In addition to providing antibiotic benefits, the glucosinolates in horseradish may have cancer fighting properties as well. There has been some promise shown in helping detoxify cancer-causing chemicals in the liver and possibly slowing the growth of cancerous tumors. In laboratory experiments published in the “European Journal of Nutrition,” the compounds were shown to change cellular activity and stop cancer cells from dividing and causing them to die.

Horseradish as an Immune Booster

Horseradish is also a stimulant that quickens and excites the body. It can energize the body, helping it to marshal its defenses against invading viruses. In addition, horseradish can help carry blood to all parts of the body. And it is a diaphoretic and thus helps raise the temperature of the body, which increases the activity of the body’s immune system.

Other Natural Horseradish Remedies

If that’s not enough, horseradish may also be helpful in treating or relieving symptoms for:

Achy joints and muscles
Gallbladder disorders
Sciatic nerve pain
Intestinal worms
Coughs and asthma
Spots and blemishes on the skin
Indigestion and putrefaction in the digestive tract
How to Use Horseradish

Horseradish should always be used fresh, as it loses its potency and medicinal effects if it is cooked or stands too long after being grated. However, grating it, mixing it with apple cider vinegar, and storing it in an airtight container will preserve its freshness.

Baseline for Health Foundation.

Rapid and sustained symptom reduction following psilocybin treatment for anxiety and depression in patients with life-threatening cancer: a randomized controlled trial

 Journal of Psychopharmacology  2016, Vol. 30(12) 1165
The Author(s) 2016
Reprints and permissions:
DOI: 10.1177/0269881116675512
Enduring clinically significant anxiety and/or depressive symp-
toms are common in patients with cancer, present in 30–40% of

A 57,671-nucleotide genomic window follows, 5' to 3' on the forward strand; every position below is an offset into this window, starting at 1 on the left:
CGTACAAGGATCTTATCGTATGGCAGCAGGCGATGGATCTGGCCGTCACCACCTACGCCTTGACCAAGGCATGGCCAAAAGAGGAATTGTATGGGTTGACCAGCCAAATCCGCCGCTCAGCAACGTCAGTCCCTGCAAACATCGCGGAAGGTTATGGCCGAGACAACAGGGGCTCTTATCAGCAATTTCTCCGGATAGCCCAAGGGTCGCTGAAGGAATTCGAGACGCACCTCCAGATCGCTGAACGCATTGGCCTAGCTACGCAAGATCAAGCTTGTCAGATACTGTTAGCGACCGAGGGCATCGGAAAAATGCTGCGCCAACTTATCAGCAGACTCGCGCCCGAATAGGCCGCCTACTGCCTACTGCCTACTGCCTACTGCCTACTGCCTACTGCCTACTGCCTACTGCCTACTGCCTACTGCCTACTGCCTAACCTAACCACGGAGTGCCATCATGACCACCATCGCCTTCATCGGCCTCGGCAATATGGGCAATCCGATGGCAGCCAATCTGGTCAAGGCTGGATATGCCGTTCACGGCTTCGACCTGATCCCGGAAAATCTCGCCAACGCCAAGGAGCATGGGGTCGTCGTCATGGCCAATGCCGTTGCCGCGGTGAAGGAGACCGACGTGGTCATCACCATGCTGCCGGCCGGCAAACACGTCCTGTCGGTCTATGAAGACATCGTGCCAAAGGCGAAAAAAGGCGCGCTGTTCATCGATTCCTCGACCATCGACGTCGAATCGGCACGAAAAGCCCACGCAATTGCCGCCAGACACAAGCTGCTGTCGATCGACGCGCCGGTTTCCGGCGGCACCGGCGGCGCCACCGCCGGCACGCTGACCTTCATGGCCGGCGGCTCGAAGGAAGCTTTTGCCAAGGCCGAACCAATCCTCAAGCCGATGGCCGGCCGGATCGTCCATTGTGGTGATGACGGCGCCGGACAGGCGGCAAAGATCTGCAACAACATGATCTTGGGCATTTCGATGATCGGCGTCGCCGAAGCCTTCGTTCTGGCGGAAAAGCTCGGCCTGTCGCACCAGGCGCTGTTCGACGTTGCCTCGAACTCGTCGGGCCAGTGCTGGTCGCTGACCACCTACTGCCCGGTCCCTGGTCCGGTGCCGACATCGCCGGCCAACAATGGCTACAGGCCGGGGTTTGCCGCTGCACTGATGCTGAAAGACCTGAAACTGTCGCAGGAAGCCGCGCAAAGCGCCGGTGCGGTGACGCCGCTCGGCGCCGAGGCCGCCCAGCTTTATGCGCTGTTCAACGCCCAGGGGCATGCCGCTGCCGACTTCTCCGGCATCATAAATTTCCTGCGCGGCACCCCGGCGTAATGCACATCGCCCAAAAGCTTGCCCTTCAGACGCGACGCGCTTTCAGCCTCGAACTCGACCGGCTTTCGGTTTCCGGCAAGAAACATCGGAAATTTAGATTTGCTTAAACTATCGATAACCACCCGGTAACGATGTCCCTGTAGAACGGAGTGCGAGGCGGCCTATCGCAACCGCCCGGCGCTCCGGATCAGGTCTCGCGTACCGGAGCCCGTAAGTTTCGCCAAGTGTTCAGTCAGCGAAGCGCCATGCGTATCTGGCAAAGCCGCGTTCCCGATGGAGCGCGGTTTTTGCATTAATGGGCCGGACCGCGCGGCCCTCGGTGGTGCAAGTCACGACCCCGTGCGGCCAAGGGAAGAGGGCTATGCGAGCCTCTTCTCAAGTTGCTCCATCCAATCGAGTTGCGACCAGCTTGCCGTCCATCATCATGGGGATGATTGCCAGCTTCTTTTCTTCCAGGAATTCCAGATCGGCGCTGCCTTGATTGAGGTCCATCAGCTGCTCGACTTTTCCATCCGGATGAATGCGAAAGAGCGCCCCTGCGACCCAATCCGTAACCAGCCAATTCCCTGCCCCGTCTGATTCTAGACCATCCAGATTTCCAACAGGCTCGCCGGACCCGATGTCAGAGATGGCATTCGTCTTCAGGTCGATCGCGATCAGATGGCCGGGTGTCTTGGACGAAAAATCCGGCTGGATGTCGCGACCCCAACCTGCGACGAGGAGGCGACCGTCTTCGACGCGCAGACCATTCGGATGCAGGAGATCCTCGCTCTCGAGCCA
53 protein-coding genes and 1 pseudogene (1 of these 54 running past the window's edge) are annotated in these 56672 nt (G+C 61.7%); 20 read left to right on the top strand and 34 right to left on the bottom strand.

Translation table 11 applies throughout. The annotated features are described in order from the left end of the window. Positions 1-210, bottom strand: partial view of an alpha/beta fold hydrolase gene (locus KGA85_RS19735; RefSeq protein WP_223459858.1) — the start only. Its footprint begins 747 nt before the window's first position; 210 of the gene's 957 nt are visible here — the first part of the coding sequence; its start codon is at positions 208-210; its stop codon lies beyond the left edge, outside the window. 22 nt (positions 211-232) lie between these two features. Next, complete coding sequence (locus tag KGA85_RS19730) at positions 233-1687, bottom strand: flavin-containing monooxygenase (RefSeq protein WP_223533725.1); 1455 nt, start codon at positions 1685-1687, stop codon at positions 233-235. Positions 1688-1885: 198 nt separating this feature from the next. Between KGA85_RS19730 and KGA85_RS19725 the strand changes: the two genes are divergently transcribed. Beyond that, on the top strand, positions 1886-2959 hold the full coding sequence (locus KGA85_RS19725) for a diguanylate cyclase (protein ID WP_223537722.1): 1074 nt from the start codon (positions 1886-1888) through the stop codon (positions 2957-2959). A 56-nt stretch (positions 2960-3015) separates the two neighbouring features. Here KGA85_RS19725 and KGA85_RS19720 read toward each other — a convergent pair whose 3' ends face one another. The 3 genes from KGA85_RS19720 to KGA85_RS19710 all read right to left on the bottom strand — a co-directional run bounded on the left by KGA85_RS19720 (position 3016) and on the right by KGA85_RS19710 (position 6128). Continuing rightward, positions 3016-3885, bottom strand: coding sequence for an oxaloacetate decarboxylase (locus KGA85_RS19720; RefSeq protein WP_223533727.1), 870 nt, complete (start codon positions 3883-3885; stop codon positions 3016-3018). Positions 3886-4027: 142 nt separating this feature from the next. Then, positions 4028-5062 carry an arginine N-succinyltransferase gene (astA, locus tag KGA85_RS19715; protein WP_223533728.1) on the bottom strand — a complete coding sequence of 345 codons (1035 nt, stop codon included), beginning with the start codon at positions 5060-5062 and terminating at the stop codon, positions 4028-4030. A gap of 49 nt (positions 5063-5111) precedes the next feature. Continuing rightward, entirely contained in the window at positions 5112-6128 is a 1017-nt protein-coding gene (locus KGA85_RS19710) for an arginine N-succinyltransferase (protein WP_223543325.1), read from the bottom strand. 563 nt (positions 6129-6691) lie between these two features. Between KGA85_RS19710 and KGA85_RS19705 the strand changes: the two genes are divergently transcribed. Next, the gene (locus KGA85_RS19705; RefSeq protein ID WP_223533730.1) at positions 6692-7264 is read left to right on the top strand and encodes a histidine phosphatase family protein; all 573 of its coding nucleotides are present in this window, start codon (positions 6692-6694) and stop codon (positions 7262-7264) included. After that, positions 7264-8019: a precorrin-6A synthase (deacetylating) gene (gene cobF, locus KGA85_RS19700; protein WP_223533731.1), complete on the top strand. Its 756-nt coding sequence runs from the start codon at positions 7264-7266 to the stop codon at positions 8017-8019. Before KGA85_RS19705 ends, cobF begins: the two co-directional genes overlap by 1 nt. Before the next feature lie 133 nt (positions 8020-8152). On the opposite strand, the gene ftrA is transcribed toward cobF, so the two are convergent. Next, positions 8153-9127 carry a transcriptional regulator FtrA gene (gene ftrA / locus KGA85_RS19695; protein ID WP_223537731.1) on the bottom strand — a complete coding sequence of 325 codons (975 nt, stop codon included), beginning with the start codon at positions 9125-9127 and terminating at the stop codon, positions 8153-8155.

patients in hospital settings (Mitchell et al., 2011). These symp-
toms are associated with a variety of poor outcomes, including
medication non-adherence, increased health care utilization,
adverse medical outcomes, decreased quality of life, decreased
social function, increased disability, hopelessness, increased
pain, increased desire for hastened death, increased rates of sui-
cide, and decreased survival rates (Arrieta et al., 2013; Brown
et al., 2003; Jaiswal et al., 2014).
Although pharmacotherapeutic and psychosocial interven-
tions are commonly used to treat anxiety and depression in
cancer patients, their efficacy is mixed and limited (Grassi
et al., 2014; NCCN, 2014). There are no US Food and Drug
Administration approved pharmacotherapies for cancer-related
psychological distress, the onset of clinical improvement with
anti-depressants is delayed, relapse rates are high, and significant
side effects compromise treatment adherence (Freedman, 2010;
Li et al., 2012).
Rapid and sustained symptom reduction
following psilocybin treatment for anxiety and
depression in patients with life-threatening
cancer: a randomized controlled trial
Clinically significant anxiety and depression are common in patients with cancer, and are associated with poor psychiatrical and recent research suggests a role for psilocybin to treat cancer-related anxiety and depression.
In this double-blind, placebo-controlled, crossover trial, 29 patients with cancer-related anxiety and depression were randomly assigned and
received treatment with single-dose psilocybin (0.3 mg/kg) or niacin, both in conjunction with psychotherapy. The primary outcomes were anxiety